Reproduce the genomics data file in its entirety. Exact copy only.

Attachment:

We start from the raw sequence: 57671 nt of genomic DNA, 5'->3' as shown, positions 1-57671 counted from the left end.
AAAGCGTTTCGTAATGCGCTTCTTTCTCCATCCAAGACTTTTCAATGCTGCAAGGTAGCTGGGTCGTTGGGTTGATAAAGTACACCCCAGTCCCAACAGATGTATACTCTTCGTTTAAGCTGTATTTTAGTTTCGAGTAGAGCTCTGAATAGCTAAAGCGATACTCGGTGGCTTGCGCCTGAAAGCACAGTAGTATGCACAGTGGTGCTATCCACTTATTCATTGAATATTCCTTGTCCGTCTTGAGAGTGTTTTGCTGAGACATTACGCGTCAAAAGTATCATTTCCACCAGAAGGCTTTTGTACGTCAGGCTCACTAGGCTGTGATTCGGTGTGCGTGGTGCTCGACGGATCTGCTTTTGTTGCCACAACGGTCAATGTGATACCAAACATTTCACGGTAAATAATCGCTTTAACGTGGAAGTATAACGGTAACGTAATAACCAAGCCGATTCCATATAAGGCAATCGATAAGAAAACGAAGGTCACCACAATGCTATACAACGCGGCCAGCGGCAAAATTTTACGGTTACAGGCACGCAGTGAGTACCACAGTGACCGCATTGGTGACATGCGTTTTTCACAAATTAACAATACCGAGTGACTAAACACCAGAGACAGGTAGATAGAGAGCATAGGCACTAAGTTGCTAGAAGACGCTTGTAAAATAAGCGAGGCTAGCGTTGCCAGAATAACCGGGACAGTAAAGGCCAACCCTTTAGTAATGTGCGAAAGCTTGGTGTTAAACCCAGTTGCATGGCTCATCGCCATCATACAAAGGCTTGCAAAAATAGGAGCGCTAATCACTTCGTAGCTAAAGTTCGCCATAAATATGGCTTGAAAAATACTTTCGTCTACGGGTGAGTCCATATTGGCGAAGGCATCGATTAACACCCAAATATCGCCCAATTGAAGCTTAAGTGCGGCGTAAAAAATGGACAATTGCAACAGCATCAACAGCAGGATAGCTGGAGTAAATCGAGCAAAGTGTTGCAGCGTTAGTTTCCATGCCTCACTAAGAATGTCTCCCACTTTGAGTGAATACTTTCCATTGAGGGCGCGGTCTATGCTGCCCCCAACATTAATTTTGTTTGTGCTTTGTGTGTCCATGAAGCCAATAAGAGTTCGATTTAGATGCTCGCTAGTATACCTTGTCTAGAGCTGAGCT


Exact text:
We start from the raw sequence: 57671 nt of genomic DNA, 5'->3' as shown, positions 1-57671 counted from the left end.
AAAGCGTTTCGTAATGCGCTTCTTTCTCCATCCAAGACTTTTCAATGCTGCAAGGTAGCTGGGTCGTTGGGTTGATAAAGTACACCCCAGTCCCAACAGATGTATACTCTTCGTTTAAGCTGTATTTTAGTTTCGAGTAGAGCTCTGAATAGCTAAAGCGATACTCGGTGGCTTGCGCCTGAAAGCACAGTAGTATGCACAGTGGTGCTATCCACTTATTCATTGAATATTCCTTGTCCGTCTTGAGAGTGTTTTGCTGAGACATTACGCGTCAAAAGTATCATTTCCACCAGAAGGCTTTTGTACGTCAGGCTCACTAGGCTGTGATTCGGTGTGCGTGGTGCTCGACGGATCTGCTTTTGTTGCCACAACGGTCAATGTGATACCAAACATTTCACGGTAAATAATCGCTTTAACGTGGAAGTATAACGGTAACGTAATAACCAAGCCGATTCCATATAAGGCAATCGATAAGAAAACGAAGGTCACCACAATGCTATACAACGCGGCCAGCGGCAAAATTTTACGGTTACAGGCACGCAGTGAGTACCACAGTGACCGCATTGGTGACATGCGTTTTTCACAAATTAACAATACCGAGTGACTAAACACCAGAGACAGGTAGATAGAGAGCATAGGCACTAAGTTGCTAGAAGACGCTTGTAAAATAAGCGAGGCTAGCGTTGCCAGAATAACCGGGACAGTAAAGGCCAACCCTTTAGTAATGTGCGAAAGCTTGGTGTTAAACCCAGTTGCATGGCTCATCGCCATCATACAAAGGCTTGCAAAAATAGGAGCGCTAATCACTTCGTAGCTAAAGTTCGCCATAAATATGGCTTGAAAAATACTTTCGTCTACGGGTGAGTCCATATTGGCGAAGGCATCGATTAACACCCAAATATCGCCCAATTGAAGCTTAAGTGCGGCGTAAAAAATGGACAATTGCAACAGCATCAACAGCAGGATAGCTGGAGTAAATCGAGCAAAGTGTTGCAGCGTTAGTTTCCATGCCTCACTAAGAATGTCTCCCACTTTGAGTGAATACTTTCCATTGAGGGCGCGGTCTATGCTGCCCCCAACATTAATTTTGTTTGTGCTTTGTGTGTCCATGAAGCCAATAAGAGTTCGATTTAGATGCTCGCTAGTATACCTTGTCTAGAGCTGAGCT